What is the Waterlow Score?

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The Waterlow Score is a medical assessment tool used to assess the risk of a bed-bound patient developing pressure sores (bedsores). The tool is widely used in accident and emergency departments, hospital wards, and residential nursing homes across the UK.

If you or a loved one have developed bed sores and the Waterlow Score was not used, it may be possible to make a medical negligence claim.

How does the Waterlow risk assessment process work?

The risk assessment process uses the Waterlow Score Card that covers the seven known risk factors that contribute towards the development of pressure ulcers.

These risk factors include the patient's:

  • age and gender
  • body mass index (BMI)
  • level of continence
  • skin condition (healthy or broken)
  • appetite
  • level of mobility (fully mobile to bed-bound)
  • individual risk factors, e.g. medication, surgery and trauma

The patient is then allocated a score for each of the above criteria. The total score, in conjunction with the nursing staff's clinical expertise, places the patient into one of three pressure sore risk categories:

  • a score of 10-14 indicates "at-risk"
  • a score of 15-19 indicates "high risk"
  • a score of 20 and above indicates "very high risk"

How does the Waterlow Score help bed-bound patients?

The Waterlow Score helps the medical team develop a nursing care plan for the patient. This plan might include:

  • a reassessment of the type of dressings used on the wound
  • improving the quality of the mattress and duvet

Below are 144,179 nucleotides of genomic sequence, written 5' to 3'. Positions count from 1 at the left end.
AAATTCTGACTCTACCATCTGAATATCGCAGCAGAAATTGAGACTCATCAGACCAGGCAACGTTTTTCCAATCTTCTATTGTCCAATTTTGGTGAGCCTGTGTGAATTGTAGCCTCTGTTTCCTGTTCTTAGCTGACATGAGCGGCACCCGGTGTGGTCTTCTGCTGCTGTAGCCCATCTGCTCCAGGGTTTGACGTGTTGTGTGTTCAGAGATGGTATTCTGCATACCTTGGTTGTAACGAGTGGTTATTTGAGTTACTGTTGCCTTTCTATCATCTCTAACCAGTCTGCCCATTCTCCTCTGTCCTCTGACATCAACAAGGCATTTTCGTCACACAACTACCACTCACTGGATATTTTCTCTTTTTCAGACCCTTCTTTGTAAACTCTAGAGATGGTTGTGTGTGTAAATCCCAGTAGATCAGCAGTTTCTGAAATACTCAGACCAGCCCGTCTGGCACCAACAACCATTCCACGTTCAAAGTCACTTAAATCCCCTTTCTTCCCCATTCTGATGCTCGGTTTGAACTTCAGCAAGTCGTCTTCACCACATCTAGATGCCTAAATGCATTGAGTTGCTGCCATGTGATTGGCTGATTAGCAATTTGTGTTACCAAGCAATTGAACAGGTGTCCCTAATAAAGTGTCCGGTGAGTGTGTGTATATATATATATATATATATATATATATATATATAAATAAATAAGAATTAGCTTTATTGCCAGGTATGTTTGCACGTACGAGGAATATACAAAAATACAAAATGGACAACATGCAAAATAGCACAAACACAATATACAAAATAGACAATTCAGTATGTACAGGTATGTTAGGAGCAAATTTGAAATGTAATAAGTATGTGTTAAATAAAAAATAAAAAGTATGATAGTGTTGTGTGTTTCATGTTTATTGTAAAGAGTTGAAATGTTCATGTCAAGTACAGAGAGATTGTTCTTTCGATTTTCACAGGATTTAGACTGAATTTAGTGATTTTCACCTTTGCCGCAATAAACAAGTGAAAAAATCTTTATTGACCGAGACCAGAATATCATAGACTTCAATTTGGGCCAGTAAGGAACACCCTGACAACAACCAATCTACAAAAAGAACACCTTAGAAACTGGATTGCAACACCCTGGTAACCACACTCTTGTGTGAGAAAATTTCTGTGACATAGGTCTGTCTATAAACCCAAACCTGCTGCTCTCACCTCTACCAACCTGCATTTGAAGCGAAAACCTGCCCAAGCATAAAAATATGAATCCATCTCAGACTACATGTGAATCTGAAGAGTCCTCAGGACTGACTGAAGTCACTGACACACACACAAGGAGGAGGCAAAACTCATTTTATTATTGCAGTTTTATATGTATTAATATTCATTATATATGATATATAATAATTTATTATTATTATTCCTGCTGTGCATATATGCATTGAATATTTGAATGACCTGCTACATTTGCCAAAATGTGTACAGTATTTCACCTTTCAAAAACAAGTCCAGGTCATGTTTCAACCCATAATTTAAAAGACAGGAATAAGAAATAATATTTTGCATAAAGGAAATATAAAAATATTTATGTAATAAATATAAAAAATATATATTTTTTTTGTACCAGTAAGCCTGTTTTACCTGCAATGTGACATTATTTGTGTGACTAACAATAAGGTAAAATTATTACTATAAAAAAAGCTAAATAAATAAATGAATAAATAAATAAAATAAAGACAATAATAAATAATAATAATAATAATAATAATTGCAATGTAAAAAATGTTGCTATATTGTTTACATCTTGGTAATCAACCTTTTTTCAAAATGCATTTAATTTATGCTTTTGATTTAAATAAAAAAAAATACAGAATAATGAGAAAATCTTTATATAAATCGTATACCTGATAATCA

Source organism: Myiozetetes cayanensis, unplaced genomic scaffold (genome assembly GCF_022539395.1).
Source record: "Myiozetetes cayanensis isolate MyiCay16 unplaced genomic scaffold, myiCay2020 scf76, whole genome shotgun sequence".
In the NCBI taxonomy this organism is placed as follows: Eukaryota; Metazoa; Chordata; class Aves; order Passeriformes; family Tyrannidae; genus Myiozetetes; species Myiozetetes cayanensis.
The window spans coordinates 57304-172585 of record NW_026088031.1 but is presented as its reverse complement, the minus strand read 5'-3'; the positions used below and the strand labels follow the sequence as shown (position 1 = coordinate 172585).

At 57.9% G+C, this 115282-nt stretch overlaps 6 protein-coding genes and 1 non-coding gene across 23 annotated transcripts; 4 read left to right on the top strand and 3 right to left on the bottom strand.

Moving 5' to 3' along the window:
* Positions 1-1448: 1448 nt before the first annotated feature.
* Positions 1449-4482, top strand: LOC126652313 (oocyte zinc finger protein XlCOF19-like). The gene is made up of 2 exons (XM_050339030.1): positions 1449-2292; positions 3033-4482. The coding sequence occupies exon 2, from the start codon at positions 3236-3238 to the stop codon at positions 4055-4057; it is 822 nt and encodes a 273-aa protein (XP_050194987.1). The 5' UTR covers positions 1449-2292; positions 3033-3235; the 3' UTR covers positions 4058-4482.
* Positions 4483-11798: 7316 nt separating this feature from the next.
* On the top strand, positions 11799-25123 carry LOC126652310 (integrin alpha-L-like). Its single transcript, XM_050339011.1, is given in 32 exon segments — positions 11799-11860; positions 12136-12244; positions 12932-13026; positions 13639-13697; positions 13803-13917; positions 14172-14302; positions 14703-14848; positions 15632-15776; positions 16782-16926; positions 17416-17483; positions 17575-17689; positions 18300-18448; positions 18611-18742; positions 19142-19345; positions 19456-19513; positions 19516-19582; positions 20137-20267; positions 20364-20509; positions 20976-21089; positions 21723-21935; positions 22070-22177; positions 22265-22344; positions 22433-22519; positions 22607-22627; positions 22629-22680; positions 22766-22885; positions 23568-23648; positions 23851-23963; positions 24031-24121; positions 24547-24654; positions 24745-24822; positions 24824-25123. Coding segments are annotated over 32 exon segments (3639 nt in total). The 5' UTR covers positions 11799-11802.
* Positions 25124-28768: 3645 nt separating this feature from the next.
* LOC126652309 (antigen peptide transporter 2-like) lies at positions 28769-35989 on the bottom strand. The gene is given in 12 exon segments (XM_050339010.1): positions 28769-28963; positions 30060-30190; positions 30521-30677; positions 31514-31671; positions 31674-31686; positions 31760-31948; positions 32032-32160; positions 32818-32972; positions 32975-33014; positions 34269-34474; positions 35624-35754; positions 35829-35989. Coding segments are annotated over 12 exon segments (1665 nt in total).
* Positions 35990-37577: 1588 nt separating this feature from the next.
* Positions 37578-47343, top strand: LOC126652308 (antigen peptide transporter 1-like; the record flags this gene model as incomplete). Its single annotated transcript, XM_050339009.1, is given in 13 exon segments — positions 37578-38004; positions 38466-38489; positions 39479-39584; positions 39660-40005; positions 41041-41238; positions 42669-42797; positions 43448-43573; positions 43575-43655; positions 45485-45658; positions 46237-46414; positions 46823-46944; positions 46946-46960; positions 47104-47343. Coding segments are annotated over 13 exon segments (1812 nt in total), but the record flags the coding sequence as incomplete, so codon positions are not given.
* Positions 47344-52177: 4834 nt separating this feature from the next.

• an assessment of the patient's nutritional needs to further aid healing.

By ascribing a score to the patient's risk of bedsores, the medical team can assess a patient's recovery as they transition from hospital care to a nursing home or their own home.

What happens if the Waterlow Score is not used leading to neglect or injury?

Despite the best efforts of medical institutions to ensure that full risk assessments are regularly carried out, the Waterlow scoring system is not always used. Failure to use the scoring system does not necessarily mean that the patient has been deliberately neglected. However, hospitals and their employees are under increasing pressure and, unfortunately, mistakes do occur.

Failure to carry out the risk assessment does not mean that pressure sore injury is inevitable, but it may the increase risk if no other system is in place to protect bed-bound patients.

If you or a loved one have been affected by pressure sores, we may be able to help you make a compensation claim.

How can Quittance help?

Your solicitor will fight for the best possible compensation settlement for you, and the highly-experienced panel of solicitors have an excellent track record of winning medical negligence claims.

If you have any questions, or would like to start a No Win No Fee claim, we are open 8am to 9pm weekdays, 9am to 6pm on Saturday, and 9.30am to 5pm on Sunday.

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Chris Salmon, Director

Chris Salmon, Director